Unfortunately, I didn’t really pull much in the way of dragons from my boosters & no dragon lords.
Actually, my pull from my seeded pack & boosters overall was pretty poor. I went with Silumgar (Black-Blue) because haven’t played those colours in ages. I swapped my Ojutai box for it. It wasn’t a terrible drop that I got, because I wound up with some sweet non-Black-Blue cards but not a lot of good cards in the colours that choose to go with.
What was terrible, however, was my playing.
I really do suck at this game.
One is because I don’t know how to build decks properly, another is that the rules have changed so much since I stopped playing & I’m trying to catch up with it. The last reason is that I always play against people who are really good at the game. That last one isn’t a gripe because I learn so much from them & they always give me good advice on how to play & build decks when I ask; as well as being patient for being so slow on the uptake with various things in game (not to mention getting confused over rules since I play so many different games).
Overall, the pre-release midnight gathering was really fun -even if I did come dead last in everything.
Good Games has the best set up for such events, because it has so much space as well as drinks & food (good when locked in so late & everything else is shut). The staff member we had running the event is also an official MtG judge (meaning that he adjudicates at official tournaments & events), so he handled any confusion over the new rules (& the conflict with some of the old ones too). The space that the store provides is also a boon because it means you can walk around & stretch your legs between rounds.
With the Tarkir block wrapping up & WotC moving onto the next block-expansion, I think I’ll get a lot of use out of collecting the Tarkir stuff, especially the new DoT block. A lot of it sits well with my broken play style & I’m guessing that they’ll bring a few of it’s mechanics into the next block to save time & hassle.
I’m also enjoying these pre-release events & Good Games puts them on well with a fun environment. Though I’ve only attended two re-releases so far & both at the same store, so that may show a limitation in experience & opinion.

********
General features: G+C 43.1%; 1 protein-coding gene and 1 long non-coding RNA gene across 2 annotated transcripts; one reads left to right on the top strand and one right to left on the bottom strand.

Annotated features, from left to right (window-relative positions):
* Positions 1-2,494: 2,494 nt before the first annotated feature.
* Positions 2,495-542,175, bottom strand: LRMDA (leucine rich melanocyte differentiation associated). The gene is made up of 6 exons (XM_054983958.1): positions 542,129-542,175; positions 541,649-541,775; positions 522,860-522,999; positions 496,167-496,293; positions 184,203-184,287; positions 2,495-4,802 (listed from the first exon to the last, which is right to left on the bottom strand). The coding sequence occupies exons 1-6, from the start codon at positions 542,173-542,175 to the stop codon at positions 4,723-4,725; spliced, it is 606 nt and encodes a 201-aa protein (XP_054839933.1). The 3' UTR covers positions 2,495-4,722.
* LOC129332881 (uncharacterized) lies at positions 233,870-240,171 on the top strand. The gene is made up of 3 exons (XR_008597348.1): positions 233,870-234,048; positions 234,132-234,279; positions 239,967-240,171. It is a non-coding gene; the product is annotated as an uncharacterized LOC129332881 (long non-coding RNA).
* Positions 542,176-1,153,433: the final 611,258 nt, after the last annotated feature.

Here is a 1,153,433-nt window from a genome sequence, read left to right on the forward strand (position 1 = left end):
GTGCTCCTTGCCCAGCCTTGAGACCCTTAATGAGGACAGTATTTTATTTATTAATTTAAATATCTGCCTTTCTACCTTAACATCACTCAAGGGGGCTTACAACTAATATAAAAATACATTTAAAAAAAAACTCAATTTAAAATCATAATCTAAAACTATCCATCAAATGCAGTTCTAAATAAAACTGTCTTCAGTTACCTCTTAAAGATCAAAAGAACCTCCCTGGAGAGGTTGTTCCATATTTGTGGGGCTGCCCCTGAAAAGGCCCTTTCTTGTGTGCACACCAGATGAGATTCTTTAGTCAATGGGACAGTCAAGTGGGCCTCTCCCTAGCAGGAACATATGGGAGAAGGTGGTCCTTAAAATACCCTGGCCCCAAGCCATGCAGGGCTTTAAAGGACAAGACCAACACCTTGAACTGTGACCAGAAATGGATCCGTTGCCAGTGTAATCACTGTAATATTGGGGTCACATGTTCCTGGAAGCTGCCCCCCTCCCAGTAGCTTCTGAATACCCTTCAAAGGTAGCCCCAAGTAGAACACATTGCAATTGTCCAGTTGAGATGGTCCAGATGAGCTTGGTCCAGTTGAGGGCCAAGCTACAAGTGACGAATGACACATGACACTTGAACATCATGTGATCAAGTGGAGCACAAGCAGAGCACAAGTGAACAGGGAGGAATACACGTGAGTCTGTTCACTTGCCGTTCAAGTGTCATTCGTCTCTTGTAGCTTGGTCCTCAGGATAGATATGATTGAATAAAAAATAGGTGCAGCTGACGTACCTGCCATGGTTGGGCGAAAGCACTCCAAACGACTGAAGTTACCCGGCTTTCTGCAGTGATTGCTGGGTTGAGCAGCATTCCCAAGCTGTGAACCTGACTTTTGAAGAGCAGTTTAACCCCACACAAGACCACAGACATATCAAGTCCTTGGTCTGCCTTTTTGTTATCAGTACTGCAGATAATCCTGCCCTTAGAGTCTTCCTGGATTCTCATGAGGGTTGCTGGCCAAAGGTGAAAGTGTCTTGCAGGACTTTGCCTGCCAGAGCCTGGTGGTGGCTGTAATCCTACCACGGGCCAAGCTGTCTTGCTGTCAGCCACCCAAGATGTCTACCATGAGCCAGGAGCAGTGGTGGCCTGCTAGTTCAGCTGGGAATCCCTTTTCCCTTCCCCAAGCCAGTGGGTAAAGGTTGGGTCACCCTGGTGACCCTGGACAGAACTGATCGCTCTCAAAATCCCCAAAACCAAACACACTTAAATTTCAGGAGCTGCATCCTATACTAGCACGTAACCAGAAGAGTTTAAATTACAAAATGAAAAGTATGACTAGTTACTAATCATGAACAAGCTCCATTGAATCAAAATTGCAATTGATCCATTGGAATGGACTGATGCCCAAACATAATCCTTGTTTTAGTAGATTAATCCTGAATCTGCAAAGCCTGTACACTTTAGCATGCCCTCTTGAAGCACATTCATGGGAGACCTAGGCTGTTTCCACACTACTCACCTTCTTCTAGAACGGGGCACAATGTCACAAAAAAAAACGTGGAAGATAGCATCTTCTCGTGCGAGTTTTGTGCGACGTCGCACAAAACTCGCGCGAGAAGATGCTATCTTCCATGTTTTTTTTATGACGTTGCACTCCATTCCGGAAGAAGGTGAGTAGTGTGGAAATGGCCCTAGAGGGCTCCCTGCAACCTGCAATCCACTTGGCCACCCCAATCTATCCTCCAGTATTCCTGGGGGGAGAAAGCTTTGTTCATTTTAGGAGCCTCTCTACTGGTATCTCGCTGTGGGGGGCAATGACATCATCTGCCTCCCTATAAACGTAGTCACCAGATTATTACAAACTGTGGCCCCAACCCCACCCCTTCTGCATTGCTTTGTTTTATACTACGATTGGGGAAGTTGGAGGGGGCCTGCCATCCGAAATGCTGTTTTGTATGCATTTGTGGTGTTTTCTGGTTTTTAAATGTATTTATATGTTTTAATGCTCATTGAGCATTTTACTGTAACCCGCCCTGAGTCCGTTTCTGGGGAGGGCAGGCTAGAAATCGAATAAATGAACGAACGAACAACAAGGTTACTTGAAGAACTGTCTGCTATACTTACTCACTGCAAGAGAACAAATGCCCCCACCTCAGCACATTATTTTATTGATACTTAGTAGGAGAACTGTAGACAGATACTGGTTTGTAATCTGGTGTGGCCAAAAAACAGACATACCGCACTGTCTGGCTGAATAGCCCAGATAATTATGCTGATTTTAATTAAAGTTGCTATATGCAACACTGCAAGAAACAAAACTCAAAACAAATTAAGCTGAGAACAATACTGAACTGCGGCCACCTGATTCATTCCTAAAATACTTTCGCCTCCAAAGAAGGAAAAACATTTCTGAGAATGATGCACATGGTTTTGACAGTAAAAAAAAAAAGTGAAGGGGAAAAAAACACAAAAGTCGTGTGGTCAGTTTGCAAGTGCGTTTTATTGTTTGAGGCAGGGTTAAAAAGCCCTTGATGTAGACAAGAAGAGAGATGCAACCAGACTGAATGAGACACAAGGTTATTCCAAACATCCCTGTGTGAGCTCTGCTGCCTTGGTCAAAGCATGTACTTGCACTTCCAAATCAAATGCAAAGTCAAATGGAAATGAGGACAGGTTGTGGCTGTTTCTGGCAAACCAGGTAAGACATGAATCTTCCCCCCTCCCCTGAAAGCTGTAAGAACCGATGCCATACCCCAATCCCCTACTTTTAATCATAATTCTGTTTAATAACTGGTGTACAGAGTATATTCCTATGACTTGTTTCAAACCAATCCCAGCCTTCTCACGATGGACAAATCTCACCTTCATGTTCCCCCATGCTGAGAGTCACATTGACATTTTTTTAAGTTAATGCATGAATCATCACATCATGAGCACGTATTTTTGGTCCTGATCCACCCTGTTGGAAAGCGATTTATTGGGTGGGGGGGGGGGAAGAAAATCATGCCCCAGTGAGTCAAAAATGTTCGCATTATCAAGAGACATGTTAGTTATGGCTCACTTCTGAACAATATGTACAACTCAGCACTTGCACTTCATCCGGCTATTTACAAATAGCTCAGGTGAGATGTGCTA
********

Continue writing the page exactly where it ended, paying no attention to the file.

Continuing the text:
At any rate, I look forward to the possibilities that this new set can bring, to both the standard & meta-games & my bank account shall be new empty buying what I can, when I can -as is the way with being a consumer whore.
It was 1994, when I was 14, that I first heard about a new game called Magic: the Gathering. It was like an old Pen & Paper RPG but without the characters or involved game play; it was also like a video game but expansive multiplayer (these were the days before good networking or many PVPgames & only consoles had dedicated multiplayer). So I went to my local gaming store -The Games Cupboard in Woden Plaza- & brought a starter pack so I could play with people I knew at school (wouldn’t call them friends because I was basically the social outcast amongst the social outcasts). I enjoyed playing, got more boosters & other singles & played for a while but then I just got bored with the whole TCG thing. Too many competition players with their Uber Decks killing all the fun, less casual players in my social circles & I was doing other things with my time that I found more rewarding. Not to mention the sudden glut of other TCG games appearing on the market that vied for attention & money. After holding onto it for years, I ended up selling my collection to a friend for a decent price (even though I had some very rare cards) & didn’t really think about TCGs for a long while.
So, apropos of nothing, 20 years -December 2014- after I buying my 1st starter deck I decide to get back into not only Magic: the Gathering but also try my hand at a few other TCGs -including Yu-Gi-Oh! & Weiβ (Weiss) Schwarz.
Was lucky that I have a store that deals with all sorts of TCGs there & it was one of their staff members who told me about Weiβ Schwarz as a relatively new game. Unluckily, when I went back to purchase my decks I was served by the grumpy, unhelpful staff member who refused to explain what all the new Magic card packs were.
You see, when I brought my 1st starter deck, that’s all you had. A random deck plus whatever booster packs you wanted to grab. Since then, Wizards of the Coast have released about 137 different flavours of decks -many of them just reusing the same cards with new art &/or flavour text. So you can understand my confusion when I walk into the store & ask for a “starter deck” & the clerk gets uppity about my request. I ended up going for a 2015 edition Core Deck, which would cover everything I needed. The Core Decks also come with 2 booster packs, which gives you random drops & the chance to get some good rares -which I managed to nab in the form of some legendaries & a Planeswalker http://mtgsalvation.gamepedia.com/Planeswalkers in the form of Chandra, the Pyromaster.